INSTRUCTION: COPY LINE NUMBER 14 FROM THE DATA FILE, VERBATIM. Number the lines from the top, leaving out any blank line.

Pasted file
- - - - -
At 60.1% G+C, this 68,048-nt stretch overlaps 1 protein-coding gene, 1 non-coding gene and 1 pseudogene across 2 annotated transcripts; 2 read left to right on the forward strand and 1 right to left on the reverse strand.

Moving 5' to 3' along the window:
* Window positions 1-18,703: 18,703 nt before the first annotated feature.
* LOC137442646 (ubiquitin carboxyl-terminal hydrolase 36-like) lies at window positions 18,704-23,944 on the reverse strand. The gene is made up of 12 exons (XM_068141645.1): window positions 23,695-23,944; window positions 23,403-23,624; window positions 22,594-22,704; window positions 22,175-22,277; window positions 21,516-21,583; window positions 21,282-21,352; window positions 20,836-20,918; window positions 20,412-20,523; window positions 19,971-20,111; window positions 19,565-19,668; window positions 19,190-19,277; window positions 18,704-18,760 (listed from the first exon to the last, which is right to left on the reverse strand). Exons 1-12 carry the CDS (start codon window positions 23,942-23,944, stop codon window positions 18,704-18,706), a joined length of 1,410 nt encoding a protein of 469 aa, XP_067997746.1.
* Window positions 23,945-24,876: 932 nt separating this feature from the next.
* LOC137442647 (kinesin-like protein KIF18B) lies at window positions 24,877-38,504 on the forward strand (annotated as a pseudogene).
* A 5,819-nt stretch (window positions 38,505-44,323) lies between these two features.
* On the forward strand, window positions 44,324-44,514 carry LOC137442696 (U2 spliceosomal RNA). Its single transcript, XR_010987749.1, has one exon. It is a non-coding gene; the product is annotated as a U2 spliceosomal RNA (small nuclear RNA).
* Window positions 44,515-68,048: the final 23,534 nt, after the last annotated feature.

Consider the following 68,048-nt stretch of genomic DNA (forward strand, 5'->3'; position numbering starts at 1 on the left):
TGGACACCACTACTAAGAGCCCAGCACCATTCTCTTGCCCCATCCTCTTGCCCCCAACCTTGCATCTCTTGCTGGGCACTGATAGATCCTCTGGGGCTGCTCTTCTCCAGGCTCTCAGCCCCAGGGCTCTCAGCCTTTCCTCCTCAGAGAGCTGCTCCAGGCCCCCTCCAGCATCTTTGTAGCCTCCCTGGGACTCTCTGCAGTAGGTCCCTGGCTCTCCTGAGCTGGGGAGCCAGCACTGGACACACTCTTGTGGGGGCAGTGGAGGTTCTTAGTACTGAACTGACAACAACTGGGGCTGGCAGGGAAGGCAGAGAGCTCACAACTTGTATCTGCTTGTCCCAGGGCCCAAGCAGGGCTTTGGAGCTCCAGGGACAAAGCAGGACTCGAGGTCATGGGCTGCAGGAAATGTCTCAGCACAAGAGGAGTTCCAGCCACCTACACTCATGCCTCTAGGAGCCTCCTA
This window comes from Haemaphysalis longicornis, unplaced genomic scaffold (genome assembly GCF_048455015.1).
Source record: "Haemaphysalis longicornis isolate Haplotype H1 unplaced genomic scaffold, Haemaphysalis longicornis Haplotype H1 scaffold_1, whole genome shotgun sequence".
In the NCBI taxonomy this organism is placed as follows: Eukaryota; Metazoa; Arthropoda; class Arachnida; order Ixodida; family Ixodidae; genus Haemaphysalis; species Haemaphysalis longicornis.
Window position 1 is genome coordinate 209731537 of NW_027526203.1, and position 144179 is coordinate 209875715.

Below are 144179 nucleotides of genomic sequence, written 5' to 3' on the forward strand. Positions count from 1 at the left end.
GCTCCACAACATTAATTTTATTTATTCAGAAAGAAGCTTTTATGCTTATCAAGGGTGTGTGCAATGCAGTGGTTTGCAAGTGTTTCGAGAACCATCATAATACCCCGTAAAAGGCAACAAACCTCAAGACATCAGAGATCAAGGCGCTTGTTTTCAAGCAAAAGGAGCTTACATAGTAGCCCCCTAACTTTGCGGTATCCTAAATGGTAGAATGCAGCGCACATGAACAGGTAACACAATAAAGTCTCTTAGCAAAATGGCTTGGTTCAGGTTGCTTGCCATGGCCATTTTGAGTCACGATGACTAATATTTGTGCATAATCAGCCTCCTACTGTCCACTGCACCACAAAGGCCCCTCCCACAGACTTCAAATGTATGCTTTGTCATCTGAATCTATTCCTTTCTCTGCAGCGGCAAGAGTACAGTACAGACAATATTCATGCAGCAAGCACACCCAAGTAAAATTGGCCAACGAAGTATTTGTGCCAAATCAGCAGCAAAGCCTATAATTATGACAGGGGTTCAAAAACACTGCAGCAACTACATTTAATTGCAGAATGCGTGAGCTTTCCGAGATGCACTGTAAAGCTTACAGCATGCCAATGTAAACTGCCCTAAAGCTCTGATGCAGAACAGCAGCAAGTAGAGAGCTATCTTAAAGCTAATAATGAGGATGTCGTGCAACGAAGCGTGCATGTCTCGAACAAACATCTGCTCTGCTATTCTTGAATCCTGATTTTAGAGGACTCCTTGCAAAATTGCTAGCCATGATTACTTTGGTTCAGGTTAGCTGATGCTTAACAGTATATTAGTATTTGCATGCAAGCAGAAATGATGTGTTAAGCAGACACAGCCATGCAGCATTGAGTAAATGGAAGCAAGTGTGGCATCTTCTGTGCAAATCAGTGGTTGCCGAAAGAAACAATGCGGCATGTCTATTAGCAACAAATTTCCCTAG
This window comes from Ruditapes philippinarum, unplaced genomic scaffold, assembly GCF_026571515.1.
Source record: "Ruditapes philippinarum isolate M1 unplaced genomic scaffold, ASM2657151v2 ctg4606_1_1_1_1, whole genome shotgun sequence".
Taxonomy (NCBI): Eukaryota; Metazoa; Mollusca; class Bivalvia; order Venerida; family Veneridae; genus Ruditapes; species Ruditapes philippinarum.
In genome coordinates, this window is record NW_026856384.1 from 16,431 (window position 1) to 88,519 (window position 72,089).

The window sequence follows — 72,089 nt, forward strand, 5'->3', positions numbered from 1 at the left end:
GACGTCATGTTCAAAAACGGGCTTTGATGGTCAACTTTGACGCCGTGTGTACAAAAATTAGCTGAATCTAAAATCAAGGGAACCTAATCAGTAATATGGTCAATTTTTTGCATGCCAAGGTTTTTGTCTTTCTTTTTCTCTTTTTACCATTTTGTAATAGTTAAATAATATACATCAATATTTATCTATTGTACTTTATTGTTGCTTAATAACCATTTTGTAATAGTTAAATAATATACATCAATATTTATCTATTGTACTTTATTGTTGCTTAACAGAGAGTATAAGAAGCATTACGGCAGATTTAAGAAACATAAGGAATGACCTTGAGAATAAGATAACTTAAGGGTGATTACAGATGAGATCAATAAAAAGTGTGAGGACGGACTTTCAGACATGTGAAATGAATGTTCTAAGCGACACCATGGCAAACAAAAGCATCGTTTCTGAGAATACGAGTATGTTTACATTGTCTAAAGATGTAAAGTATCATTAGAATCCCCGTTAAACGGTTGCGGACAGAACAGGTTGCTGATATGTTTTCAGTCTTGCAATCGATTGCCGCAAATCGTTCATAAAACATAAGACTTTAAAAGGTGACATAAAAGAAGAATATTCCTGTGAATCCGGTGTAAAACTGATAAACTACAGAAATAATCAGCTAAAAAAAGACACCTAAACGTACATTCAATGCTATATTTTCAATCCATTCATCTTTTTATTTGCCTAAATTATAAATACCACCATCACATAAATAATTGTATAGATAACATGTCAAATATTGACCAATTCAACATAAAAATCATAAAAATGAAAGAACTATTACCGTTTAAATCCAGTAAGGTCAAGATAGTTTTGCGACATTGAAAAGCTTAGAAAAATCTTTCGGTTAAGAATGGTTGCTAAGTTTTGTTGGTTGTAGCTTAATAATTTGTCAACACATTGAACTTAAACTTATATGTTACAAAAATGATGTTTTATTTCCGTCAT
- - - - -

In the NCBI taxonomy this organism is placed as follows: Eukaryota; Metazoa; Arthropoda; class Arachnida; order Ixodida; family Ixodidae; genus Haemaphysalis; species Haemaphysalis longicornis.